Today I suddenly realized one of the most important reasons why our students should blog – to stay connected to their peers. While I’d always thought the primary value of a student blog was to reflect and connect with others outside of the classroom, today, the value of connecting from within became very clear.
One of my grade 7 students deals with Asperger’s disorder. Due to issues with bullying, his parents moved from the big city to our small-town community, hoping that he’d have a more peaceful life in school. He has. My students quietly understood, accepted him, and made sure he was included in all activities. It was beautiful to watch the grade eight boys convince him to play football. Sweet. During independent writing time, when the room was dead silent, he sometimes angrily spoke into his microphone while using Dragon Dictate. “I said SCRATCH THAT!” The grade 8 girls, sitting near him just smiled and kept working. No dirty looks.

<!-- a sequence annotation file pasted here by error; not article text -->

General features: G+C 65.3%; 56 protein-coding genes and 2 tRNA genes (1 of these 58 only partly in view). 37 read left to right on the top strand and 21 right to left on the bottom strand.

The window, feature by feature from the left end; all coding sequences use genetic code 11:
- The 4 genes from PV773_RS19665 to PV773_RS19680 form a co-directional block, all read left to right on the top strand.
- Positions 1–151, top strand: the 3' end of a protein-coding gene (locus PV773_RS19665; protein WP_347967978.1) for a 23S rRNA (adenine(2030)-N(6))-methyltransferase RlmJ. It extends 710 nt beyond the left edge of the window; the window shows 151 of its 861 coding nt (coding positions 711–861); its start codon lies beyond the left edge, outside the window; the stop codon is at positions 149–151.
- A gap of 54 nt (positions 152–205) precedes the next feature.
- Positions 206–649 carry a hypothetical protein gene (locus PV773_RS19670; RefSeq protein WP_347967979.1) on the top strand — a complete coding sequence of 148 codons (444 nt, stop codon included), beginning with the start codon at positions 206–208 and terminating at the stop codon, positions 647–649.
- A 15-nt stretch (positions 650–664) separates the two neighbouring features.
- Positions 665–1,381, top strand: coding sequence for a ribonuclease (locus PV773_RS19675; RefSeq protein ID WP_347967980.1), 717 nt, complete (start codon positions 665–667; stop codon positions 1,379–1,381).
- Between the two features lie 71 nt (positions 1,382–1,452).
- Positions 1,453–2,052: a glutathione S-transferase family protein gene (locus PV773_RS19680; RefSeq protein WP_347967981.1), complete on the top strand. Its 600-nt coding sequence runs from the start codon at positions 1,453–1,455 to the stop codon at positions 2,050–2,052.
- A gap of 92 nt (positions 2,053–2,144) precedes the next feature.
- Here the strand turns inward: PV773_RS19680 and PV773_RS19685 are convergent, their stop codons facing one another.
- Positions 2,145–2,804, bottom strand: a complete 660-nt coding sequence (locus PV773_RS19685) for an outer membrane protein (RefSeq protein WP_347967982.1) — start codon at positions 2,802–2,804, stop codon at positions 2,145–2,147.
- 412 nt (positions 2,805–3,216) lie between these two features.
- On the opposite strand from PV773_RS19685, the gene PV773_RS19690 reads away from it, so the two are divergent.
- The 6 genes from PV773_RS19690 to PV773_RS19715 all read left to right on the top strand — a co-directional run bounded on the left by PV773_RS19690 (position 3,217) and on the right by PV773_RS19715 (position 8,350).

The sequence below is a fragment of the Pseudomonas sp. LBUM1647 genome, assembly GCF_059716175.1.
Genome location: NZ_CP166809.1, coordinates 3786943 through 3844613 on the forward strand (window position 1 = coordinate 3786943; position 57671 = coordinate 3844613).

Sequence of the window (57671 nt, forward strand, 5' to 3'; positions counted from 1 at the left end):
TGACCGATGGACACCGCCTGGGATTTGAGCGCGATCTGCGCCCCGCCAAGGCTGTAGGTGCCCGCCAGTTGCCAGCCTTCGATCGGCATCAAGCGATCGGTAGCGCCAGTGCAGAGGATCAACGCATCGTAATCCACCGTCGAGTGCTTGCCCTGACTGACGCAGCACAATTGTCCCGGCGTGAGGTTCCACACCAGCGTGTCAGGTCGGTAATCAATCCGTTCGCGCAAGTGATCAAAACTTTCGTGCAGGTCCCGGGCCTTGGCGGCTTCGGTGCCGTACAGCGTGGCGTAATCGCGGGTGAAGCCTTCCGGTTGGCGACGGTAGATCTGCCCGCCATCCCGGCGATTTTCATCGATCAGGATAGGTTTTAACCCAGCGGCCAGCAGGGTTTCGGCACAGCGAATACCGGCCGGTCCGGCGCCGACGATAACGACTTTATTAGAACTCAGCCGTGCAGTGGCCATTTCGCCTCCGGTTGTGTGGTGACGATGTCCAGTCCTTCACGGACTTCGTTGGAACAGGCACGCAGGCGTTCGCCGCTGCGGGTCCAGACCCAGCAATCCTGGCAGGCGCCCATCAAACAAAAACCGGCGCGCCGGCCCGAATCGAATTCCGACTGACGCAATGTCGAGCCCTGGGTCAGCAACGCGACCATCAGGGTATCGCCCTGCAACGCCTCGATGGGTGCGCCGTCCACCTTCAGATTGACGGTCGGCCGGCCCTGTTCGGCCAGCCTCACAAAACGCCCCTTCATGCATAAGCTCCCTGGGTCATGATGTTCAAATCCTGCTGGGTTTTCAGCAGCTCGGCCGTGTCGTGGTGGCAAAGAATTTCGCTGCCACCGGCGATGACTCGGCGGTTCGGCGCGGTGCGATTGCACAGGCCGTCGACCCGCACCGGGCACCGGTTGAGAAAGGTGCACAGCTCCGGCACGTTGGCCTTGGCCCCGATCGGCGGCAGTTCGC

Last week, very abruptly, this student’s family moved from this community, a small village with a population of less than 1000, back to the big city (population in the millions). While I certainly understand his parents’ reason for moving, it doesn’t dull the anxiety I feel for him as he moves back into a rotary system, his computer and scanner stored in a resource room.
Today, less than a week after his move, my former student blogged about the differences between his old and new home. It’s clear he misses his old life, and is reaching out to his former peers. From afar, we’ll encourage him to share the positives of his new school community.
I often thought of blogging as a way of helping students reach out to others. While this student doesn’t have Facebook or a cell phone, he does have a blog that he set up in my classroom. He is using his blog to reach back to us and maintain some social interactions. I am so thankful he is still connected to us, and we to him.